don't trust this, because I'm just spitballing, but

    data analytics could be udp going out, but the request for content would be tcp in/out, udp in. Block all udp out traffic from the TV?

    Bucketman
  • VeldrinVeldrin Sham bam bamina Registered User regular
    ALL OF THE THINGS ARRIVED

    ercn9rjey5ma.jpg

    I haven't done a PC build in almost a decade, so hopefully nothing explodes too badly.

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  • SorceSorce Registered User regular
    Just remember that when you're putting everything inside the case, to always screw with confidence.

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    Backloggery. It's totally updated again, I swear!
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  • honoverehonovere Registered User regular
  • PinfeldorfPinfeldorf Realtor Santa ClaritaRegistered User regular
    Sorce wrote: »
    Just remember that when you're putting everything inside the case, to always screw with confidence.

    I have it on good authority that Veldrin always screws with confidence.

    Veldrin
  • DrZiplockDrZiplock Registered User regular
    Brolo wrote: »
    DrZiplock wrote: »
    Thinking it might be time to upgrade from my OG Pixel.

    Pixel 3a (cause price point and mmm headphone jack)
    or
    Pixel 4 (shiny and new and the size is equal to the OG Pixel)

    Leaning hard into the 3a but if people have compelling thoughts in the other direction let's hear 'em.

    @DrZiplock

    Pixel 3A will be $299.99 at Amazon, Best Buy, and B&H Photo
    Pixel 3A XL will be $379 at Amazon, Best Buy, and B&H Photo

    https://www.theverge.com/good-deals/2019/11/8/20955411/black-friday-google-deals-cyber-monday-pixel-4-3a-xl-nest-hub-wifi-pixelbook

    Oh nice, thanks for sharing the info!

    That said, I have Google Fi and it was $299 for me when I ordered through my app - so that's interesting. Also, I picked up the 3a and have been enjoying it so far. It being a half an inch taller than the original is a bit annoying, but whatcha gonna do.

    Thanks for all the confirmation and recommendations, thread!

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  • KalTorakKalTorak One way or another, they all end up in the Undercity.Registered User regular
    honovere wrote: »

    Impossible; we didn't write "be sexist!" into the algorithm!

    chrishallett83honoverePolaritiekimeBucketman
  • bowenbowen How you doin'? Registered User regular
    pimento wrote: »
    Blake T wrote: »
    Wow my Samsung tv just updated itself and installed a fucking ad service onto the home screen.

    I managed to disable it, but I feel fucking outraged right now.

    Yea once I saw how much outbound data my TV was using I blocked it from my wi-fi. They upload lots of usage info and whatnot - turns out there's no profit margin on TVs anymore so they capture usage data and sell it to actually make money on them. Or they run ads on them.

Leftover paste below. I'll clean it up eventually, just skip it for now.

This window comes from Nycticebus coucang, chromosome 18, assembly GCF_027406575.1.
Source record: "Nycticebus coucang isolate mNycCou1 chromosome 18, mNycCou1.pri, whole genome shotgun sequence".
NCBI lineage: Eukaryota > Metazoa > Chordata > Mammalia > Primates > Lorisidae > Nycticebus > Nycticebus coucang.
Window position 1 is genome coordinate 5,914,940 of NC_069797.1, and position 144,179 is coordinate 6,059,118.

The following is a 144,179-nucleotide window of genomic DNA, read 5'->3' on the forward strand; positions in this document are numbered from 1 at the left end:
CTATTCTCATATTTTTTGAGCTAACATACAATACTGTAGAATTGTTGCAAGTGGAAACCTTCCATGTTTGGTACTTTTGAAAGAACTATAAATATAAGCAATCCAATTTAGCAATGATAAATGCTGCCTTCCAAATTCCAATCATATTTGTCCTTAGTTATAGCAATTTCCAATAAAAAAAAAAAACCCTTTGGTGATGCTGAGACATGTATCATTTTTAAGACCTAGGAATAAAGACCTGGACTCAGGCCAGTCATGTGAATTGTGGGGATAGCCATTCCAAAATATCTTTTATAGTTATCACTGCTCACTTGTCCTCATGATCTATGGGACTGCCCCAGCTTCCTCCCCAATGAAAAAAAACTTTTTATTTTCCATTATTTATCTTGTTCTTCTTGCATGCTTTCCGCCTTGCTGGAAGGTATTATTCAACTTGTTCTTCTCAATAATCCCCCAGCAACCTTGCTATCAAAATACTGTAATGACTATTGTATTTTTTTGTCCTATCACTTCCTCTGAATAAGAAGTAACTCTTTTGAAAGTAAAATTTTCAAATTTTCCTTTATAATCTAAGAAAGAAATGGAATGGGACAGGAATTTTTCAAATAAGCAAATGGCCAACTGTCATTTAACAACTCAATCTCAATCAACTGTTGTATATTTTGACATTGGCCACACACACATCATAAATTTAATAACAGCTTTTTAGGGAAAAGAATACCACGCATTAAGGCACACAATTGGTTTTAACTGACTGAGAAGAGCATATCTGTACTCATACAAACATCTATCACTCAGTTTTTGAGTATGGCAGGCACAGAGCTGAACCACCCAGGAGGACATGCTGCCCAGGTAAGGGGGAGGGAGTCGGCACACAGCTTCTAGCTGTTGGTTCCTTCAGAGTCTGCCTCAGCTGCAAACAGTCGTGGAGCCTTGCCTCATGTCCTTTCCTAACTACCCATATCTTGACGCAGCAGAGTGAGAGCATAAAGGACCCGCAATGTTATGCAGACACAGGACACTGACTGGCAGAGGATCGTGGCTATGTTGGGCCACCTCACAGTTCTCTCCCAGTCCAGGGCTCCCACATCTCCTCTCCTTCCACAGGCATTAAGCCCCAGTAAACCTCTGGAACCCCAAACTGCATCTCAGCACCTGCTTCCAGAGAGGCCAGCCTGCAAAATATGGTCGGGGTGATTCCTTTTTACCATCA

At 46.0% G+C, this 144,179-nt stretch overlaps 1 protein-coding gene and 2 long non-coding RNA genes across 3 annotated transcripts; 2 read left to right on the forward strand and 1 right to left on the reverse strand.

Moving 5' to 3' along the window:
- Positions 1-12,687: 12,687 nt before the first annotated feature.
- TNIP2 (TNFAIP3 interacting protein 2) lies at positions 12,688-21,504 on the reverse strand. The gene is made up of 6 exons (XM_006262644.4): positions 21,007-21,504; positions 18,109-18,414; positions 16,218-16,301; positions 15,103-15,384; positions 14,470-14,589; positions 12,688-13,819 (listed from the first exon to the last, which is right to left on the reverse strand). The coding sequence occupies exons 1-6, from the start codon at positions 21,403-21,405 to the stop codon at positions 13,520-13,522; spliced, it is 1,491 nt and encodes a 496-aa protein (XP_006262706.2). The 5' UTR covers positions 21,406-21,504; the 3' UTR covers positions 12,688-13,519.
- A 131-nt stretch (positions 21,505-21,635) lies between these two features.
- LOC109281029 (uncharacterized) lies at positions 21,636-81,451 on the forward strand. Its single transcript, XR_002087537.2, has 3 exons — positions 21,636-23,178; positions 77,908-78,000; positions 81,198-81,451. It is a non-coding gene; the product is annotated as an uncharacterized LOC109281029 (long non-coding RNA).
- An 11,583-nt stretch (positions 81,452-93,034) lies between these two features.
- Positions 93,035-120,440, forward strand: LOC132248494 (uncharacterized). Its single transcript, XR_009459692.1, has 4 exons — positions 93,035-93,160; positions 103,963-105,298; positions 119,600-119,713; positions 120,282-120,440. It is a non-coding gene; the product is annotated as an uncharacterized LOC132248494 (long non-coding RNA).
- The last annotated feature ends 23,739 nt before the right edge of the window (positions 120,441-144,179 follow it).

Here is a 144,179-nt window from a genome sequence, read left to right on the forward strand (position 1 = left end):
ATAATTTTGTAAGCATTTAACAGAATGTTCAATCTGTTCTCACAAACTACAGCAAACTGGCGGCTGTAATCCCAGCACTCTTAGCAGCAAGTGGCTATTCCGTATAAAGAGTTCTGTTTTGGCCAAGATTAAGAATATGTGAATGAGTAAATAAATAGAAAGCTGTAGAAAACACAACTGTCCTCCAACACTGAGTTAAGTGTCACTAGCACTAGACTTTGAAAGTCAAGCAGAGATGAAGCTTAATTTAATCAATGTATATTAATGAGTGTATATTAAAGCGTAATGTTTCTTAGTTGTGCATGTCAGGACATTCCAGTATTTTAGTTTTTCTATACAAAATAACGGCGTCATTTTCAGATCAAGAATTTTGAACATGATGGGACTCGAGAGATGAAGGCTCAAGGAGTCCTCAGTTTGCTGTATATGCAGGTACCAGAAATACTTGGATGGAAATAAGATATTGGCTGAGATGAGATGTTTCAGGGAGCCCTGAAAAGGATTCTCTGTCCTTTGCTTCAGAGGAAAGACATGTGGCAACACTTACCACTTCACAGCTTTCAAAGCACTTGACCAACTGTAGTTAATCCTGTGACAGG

I feel like there's probably an actual market for dumb TVs for tech adverse olds and IT people who know that shit is bad and seen how awful it's implementation can be.

    At this point it wouldn't shock me to hear smart tvs want to be cameras in them to capture you watching them so they can better advertise.

    not a doctor, not a lawyer, don't @ me
    OrcaBucketman
  • schussschuss Registered User regular
    KalTorak wrote: »
    honovere wrote: »

    Impossible; we didn't write "be sexist!" into the algorithm!

    If they're directly using gender they're in for a shitstorm as financial services regs are pretty ironclad on that. Likely some weird proxy for gender was included, as the more likely answer is poor model oversight from an ethical standpoint. Ethics/bias review on models is pretty early state.

    tynic
  • BroloBrolo Broseidon Lord of the BroceanRegistered User regular
    bowen wrote: »
    pimento wrote: »
    Blake T wrote: »
    Wow my Samsung tv just updated itself and installed a fucking ad service onto the home screen.

    I managed to disable it, but I feel fucking outraged right now.

    Yea once I saw how much outbound data my TV was using I blocked it from my wi-fi. They upload lots of usage info and whatnot - turns out there's no profit margin on TVs anymore so they capture usage data and sell it to actually make money on them. Or they run ads on them.

    I feel like there's probably an actual market for dumb TVs for tech adverse olds and IT people who know that shit is bad and seen how awful it's implementation can be.

    At this point it wouldn't shock me to hear smart tvs want to be cameras in them to capture you watching them so they can better advertise.


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  • UrielUriel Registered User regular
    edited November 11
    Alright wrap it up folks, we're done here.

    Humans had a good run.

    Uriel on
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  • RandomEncounterRandomEncounter Registered User regular
    Debatable

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  • KalTorakKalTorak One way or another, they all end up in the Undercity.Registered User regular
    We had a... run.

    Pretty short compared to dinosaurs tbh

    minor incidentOrcathatassemblyguyBucketmanOghulkDoodmann
  • KwoaruKwoaru Registered User regular
    Yeah cause dinosaurs were lazy

    2x39jD4.jpg
    kime
  • KalTorakKalTorak One way or another, they all end up in the Undercity.Registered User regular
    Kwoaru wrote: »
    Yeah cause dinosaurs were lazy

    "We made these huge buildings"
    "Bitch I am a building"